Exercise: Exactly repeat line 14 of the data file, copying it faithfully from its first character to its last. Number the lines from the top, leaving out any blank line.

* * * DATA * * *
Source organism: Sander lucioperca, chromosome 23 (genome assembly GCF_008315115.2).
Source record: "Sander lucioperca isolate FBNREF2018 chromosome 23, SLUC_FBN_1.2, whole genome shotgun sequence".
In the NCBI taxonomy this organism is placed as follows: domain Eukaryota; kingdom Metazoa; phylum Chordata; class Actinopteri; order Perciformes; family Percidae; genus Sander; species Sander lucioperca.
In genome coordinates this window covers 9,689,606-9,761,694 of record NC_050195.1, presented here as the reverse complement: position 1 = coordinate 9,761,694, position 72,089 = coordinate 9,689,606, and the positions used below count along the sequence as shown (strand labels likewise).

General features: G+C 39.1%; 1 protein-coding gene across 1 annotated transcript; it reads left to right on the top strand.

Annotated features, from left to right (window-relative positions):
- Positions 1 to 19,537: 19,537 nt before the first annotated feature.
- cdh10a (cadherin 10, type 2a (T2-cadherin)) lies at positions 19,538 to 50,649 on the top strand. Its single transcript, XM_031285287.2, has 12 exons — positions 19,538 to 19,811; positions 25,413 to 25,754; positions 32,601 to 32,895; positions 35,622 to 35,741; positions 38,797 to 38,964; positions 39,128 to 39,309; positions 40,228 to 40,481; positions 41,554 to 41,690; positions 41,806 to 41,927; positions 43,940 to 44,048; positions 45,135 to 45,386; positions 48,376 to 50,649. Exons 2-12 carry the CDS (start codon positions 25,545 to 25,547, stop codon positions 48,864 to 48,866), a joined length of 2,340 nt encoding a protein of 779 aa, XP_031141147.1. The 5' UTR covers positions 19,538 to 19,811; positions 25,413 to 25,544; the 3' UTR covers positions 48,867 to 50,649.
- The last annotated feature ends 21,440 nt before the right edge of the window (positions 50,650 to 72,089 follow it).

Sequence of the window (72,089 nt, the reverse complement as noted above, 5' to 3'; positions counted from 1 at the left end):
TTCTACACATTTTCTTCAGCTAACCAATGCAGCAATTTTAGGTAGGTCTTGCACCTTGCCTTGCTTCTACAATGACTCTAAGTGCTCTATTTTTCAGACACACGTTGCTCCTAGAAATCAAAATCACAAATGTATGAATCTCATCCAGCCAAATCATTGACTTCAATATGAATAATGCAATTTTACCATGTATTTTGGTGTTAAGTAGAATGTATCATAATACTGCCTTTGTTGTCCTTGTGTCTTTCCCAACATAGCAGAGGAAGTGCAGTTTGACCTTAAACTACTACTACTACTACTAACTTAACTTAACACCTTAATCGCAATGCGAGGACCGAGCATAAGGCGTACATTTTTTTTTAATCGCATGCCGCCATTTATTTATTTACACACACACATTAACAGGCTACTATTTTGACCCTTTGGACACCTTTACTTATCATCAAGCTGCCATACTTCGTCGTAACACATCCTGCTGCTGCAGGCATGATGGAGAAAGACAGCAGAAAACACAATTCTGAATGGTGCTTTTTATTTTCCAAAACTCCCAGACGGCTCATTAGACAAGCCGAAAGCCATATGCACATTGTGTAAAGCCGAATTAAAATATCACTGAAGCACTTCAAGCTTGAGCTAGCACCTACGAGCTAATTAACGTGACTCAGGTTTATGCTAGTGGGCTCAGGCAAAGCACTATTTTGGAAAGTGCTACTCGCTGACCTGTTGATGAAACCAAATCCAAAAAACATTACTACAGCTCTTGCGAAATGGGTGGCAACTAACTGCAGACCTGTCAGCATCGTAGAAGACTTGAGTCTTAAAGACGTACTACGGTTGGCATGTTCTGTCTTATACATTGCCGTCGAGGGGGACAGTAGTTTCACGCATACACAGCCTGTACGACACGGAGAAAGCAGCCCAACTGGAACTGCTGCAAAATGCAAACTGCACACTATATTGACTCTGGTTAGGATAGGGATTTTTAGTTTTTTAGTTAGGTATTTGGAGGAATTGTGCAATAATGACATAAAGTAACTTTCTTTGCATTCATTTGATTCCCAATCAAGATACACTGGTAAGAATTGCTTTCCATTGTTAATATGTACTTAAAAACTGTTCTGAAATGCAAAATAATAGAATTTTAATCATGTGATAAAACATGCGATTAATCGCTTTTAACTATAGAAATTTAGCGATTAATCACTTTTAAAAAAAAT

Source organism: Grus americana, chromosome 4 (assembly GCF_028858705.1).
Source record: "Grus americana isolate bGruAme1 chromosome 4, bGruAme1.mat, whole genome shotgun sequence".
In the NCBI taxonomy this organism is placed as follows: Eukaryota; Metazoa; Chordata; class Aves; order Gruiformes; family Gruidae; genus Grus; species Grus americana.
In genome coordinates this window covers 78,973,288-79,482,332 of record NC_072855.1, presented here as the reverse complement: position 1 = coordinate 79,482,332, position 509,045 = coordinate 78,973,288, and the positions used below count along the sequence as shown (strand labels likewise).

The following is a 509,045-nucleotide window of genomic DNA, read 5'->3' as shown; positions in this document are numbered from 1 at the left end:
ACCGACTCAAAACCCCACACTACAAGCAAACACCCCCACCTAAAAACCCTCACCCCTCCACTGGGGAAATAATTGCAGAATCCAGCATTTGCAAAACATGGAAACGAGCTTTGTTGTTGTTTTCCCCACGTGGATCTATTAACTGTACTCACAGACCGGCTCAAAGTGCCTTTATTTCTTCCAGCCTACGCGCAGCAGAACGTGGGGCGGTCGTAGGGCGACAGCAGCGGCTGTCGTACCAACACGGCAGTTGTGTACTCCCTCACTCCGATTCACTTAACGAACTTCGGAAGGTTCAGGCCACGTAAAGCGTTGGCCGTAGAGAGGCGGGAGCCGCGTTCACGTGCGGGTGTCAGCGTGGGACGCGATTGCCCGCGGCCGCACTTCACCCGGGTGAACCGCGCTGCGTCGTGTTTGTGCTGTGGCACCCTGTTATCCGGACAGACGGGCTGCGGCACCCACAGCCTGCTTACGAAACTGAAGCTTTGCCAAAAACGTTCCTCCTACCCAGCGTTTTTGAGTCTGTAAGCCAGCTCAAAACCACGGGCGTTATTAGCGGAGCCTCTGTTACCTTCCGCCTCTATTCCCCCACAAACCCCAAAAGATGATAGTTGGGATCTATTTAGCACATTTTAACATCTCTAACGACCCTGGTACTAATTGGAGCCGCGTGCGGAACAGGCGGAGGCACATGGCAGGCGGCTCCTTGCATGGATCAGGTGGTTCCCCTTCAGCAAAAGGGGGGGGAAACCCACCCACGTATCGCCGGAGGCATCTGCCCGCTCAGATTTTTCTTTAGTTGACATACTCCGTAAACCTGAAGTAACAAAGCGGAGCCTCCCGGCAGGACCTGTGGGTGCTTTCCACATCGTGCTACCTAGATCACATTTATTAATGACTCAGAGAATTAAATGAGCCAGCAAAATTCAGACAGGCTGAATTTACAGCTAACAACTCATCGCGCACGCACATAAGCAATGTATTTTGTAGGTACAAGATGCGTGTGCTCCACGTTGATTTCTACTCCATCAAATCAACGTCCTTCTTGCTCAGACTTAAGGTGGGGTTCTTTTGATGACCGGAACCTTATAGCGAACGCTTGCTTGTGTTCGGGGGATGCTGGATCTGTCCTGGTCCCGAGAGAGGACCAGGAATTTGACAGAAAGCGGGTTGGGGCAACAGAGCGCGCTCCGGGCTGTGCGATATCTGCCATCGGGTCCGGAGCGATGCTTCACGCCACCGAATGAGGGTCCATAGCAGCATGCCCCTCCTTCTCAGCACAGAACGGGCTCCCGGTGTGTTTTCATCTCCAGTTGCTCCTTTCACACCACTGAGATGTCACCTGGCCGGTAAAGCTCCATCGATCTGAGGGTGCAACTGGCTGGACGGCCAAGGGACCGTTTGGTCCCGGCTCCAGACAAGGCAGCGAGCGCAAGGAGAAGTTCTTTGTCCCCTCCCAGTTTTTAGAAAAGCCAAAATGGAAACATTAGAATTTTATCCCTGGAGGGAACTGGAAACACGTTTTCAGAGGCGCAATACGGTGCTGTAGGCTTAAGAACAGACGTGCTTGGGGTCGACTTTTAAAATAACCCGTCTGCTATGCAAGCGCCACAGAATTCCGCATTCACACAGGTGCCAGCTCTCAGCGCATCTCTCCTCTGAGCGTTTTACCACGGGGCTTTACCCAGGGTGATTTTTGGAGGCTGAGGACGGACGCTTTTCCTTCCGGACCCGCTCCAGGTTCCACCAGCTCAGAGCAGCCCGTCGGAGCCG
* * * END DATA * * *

In the NCBI taxonomy this organism is placed as follows: Eukaryota; Metazoa; Chordata; class Aves; order Gruiformes; family Gruidae; genus Grus; species Grus americana.